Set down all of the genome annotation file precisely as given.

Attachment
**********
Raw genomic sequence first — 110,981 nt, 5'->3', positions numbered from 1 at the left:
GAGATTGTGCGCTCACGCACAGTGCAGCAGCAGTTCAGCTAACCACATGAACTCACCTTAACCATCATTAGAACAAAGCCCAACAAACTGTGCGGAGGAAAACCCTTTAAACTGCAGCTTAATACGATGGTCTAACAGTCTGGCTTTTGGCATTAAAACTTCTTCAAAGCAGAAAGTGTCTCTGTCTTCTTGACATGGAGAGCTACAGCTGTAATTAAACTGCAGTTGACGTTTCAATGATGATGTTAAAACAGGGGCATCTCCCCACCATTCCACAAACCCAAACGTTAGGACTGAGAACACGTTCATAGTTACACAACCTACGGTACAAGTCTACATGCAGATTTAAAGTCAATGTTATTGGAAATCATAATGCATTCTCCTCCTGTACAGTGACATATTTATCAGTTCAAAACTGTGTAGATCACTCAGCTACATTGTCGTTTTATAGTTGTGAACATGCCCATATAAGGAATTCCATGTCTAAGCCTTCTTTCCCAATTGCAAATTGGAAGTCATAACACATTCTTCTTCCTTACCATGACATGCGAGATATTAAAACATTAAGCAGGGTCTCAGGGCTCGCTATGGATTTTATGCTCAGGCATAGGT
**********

Raw genomic sequence first — 110,981 nt, 5'->3', positions numbered from 1 at the left:
GAGATTGTGCGCTCACGCACAGTGCAGCAGCAGTTCAGCTAACCACATGAACTCACCTTAACCATCATTAGAACAAAGCCCAACAAACTGTGCGGAGGAAAACCCTTTAAACTGCAGCTTAATACGATGGTCTAACAGTCTGGCTTTTGGCATTAAAACTTCTTCAAAGCAGAAAGTGTCTCTGTCTTCTTGACATGGAGAGCTACAGCTGTAATTAAACTGCAGTTGACGTTTCAATGATGATGTTAAAACAGGGGCATCTCCCCACCATTCCACAAACCCAAACGTTAGGACTGAGAACACGTTCATAGTTACACAACCTACGGTACAAGTCTACATGCAGATTTAAAGTCAATGTTATTGGAAATCATAATGCATTCTCCTCCTGTACAGTGACATATTTATCAGTTCAAAACTGTGTAGATCACTCAGCTACATTGTCGTTTTATAGTTGTGAACATGCCCATATAAGGAATTCCATGTCTAAGCCTTCTTTCCCAATTGCAAATTGGAAGTCATAACACATTCTTCTTCCTTACCATGACATGCGAGATATTAAAACATTAAGCAGGGTCTCAGGGCTCGCTATGGATTTTATGCTCAGGCATAGGT